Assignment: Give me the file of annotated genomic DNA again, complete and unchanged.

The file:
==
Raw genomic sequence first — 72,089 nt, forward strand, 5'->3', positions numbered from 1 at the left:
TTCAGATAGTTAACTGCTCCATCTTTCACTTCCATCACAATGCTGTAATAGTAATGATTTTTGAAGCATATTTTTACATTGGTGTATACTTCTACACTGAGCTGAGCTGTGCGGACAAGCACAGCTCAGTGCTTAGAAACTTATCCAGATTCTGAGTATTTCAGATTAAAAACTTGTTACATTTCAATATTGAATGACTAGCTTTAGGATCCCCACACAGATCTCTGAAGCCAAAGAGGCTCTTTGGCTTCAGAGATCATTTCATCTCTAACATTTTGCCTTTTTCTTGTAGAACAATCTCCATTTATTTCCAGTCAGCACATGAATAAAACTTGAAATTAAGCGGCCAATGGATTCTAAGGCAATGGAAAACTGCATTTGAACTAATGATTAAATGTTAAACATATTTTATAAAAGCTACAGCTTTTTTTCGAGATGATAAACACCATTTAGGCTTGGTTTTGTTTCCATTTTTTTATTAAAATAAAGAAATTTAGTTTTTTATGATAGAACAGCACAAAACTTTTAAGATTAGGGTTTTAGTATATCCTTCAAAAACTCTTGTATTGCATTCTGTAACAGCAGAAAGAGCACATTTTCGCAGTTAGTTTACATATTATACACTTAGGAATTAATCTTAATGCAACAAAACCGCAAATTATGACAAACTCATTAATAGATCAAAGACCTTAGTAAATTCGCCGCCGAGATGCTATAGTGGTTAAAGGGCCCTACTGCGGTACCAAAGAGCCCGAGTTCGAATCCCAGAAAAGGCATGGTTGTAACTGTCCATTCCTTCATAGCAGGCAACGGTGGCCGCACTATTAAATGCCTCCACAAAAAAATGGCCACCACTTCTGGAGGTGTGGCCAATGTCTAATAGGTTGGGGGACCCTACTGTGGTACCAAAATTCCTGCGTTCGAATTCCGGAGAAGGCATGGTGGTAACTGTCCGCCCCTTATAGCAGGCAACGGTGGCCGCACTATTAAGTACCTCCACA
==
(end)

Raw genomic sequence first — 72,089 nt, forward strand, 5'->3', positions numbered from 1 at the left:
TTCAGATAGTTAACTGCTCCATCTTTCACTTCCATCACAATGCTGTAATAGTAATGATTTTTGAAGCATATTTTTACATTGGTGTATACTTCTACACTGAGCTGAGCTGTGCGGACAAGCACAGCTCAGTGCTTAGAAACTTATCCAGATTCTGAGTATTTCAGATTAAAAACTTGTTACATTTCAATATTGAATGACTAGCTTTAGGATCCCCACACAGATCTCTGAAGCCAAAGAGGCTCTTTGGCTTCAGAGATCATTTCATCTCTAACATTTTGCCTTTTTCTTGTAGAACAATCTCCATTTATTTCCAGTCAGCACATGAATAAAACTTGAAATTAAGCGGCCAATGGATTCTAAGGCAATGGAAAACTGCATTTGAACTAATGATTAAATGTTAAACATATTTTATAAAAGCTACAGCTTTTTTTCGAGATGATAAACACCATTTAGGCTTGGTTTTGTTTCCATTTTTTTATTAAAATAAAGAAATTTAGTTTTTTATGATAGAACAGCACAAAACTTTTAAGATTAGGGTTTTAGTATATCCTTCAAAAACTCTTGTATTGCATTCTGTAACAGCAGAAAGAGCACATTTTCGCAGTTAGTTTACATATTATACACTTAGGAATTAATCTTAATGCAACAAAACCGCAAATTATGACAAACTCATTAATAGATCAAAGACCTTAGTAAATTCGCCGCCGAGATGCTATAGTGGTTAAAGGGCCCTACTGCGGTACCAAAGAGCCCGAGTTCGAATCCCAGAAAAGGCATGGTTGTAACTGTCCATTCCTTCATAGCAGGCAACGGTGGCCGCACTATTAAATGCCTCCACAAAAAAATGGCCACCACTTCTGGAGGTGTGGCCAATGTCTAATAGGTTGGGGGACCCTACTGTGGTACCAAAATTCCTGCGTTCGAATTCCGGAGAAGGCATGGTGGTAACTGTCCGCCCCTTATAGCAGGCAACGGTGGCCGCACTATTAAGTACCTCCACA